Parent and family religious education: A case study based on an ecological theory of human development

Eugene Vincent Tozzi, Fordham University


Prior research indicates the importance of parent involvement in the religious formation of children. Roman Catholic churches in the United States make extensive efforts to promote such parent involvement through religious education programs for parents and families. This study attempted to elaborate a theoretical framework for understanding these efforts and to use this framework to examine such programs at selected sites.^ Three suburban parishes were chosen for study. At two of these the study focused on parent meetings related to the First Communion program. At the third site two family oriented religious education programs were studied. At each site the study included observation of sessions, interviews with the program staff, a survey of parent participants, and interviews with parents.^ The theoretical framework for the study was an ecological theory of human development based on the work of Urie Bronfenbrenner. Many of the processes and outcomes observed were consistent with this theory.^ Many participants in these programs tended to report mildly positive outcomes. Such outcomes included increases in feelings of closeness to the church, Mass attendance, prayer, and Bible reading. Some participants reported more dramatic outcomes, such as returning to weekly Mass attendance after a long absence, or increased involvement in parish activities. Often these outcomes seemed to flow not just from the sessions observed but from the whole network of activities and relationships that parents found at their parish.^ It appeared that sessions were more effective if they were characterized by a high degree of interaction rather than lecture, smaller groups, non-authoritarian styles of leadership, and a positive relationship between the leader and participants. The parish that seemed to be most effective in its outreach to parents placed a great deal of emphasis on personal contact with young families, a degree of choice by parents in selecting programs for their children, and sessions and activities that involved the whole family. ^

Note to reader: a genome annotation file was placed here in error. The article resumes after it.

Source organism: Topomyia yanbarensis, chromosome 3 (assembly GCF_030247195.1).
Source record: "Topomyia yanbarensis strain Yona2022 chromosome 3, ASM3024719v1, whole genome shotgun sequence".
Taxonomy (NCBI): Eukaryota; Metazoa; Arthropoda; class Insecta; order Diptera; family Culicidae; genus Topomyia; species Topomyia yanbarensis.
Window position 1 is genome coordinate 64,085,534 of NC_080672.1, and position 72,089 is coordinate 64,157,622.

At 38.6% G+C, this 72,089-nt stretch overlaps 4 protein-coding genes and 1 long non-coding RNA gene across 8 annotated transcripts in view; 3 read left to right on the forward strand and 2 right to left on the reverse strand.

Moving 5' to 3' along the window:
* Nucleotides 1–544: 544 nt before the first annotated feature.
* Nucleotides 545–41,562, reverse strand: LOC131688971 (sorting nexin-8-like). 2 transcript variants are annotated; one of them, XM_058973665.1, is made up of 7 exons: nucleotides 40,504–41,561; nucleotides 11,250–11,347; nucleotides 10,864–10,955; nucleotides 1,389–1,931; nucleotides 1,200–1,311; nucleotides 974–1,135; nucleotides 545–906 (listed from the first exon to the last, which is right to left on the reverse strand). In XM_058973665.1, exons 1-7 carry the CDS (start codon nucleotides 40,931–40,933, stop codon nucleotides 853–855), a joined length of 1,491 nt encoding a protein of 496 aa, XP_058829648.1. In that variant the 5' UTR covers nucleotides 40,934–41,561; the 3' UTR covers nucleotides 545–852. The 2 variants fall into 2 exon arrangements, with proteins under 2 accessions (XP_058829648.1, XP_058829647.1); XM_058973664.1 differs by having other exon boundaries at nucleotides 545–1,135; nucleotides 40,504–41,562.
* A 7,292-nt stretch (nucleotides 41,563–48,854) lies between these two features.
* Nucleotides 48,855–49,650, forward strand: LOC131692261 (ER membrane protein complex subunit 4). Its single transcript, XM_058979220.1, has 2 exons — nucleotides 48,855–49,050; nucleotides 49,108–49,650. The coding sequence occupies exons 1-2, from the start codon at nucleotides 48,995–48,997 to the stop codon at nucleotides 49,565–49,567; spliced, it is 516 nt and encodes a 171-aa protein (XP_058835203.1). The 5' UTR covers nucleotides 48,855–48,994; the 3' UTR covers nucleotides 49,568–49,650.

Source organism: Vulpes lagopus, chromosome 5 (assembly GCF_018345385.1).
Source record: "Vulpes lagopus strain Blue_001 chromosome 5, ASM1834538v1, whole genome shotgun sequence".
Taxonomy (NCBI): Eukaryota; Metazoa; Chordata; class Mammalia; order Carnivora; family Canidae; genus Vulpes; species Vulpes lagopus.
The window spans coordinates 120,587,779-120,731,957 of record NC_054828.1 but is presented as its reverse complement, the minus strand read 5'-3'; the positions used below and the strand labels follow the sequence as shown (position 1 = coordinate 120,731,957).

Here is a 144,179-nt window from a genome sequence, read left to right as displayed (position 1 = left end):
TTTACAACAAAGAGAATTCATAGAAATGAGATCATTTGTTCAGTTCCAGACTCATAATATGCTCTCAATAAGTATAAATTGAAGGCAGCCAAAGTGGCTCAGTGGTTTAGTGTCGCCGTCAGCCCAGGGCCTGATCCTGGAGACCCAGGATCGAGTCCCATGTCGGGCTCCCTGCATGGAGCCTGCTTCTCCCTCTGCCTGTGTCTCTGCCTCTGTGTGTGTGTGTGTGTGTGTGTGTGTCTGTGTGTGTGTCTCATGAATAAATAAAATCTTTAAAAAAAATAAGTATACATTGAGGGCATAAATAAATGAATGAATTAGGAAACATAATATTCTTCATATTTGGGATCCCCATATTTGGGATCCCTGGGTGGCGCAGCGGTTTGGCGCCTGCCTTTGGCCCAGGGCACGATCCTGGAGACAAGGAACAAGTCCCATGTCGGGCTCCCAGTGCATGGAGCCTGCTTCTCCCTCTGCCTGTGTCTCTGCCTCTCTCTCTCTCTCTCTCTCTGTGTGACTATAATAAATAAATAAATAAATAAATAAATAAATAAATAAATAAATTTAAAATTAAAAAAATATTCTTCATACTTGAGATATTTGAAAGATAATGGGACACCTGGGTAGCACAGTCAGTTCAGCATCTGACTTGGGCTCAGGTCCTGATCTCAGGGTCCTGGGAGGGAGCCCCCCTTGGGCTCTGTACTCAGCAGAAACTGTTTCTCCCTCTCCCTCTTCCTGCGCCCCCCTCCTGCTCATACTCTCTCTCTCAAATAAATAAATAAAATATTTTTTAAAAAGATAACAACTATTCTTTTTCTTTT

Subject Area

Religion, General|Psychology, Social|Education, Religious|Sociology, Ethnic and Racial Studies

Recommended Citation

Tozzi, Eugene Vincent, "Parent and family religious education: A case study based on an ecological theory of human development" (1994). ETD Collection for Fordham University. AAI9511252.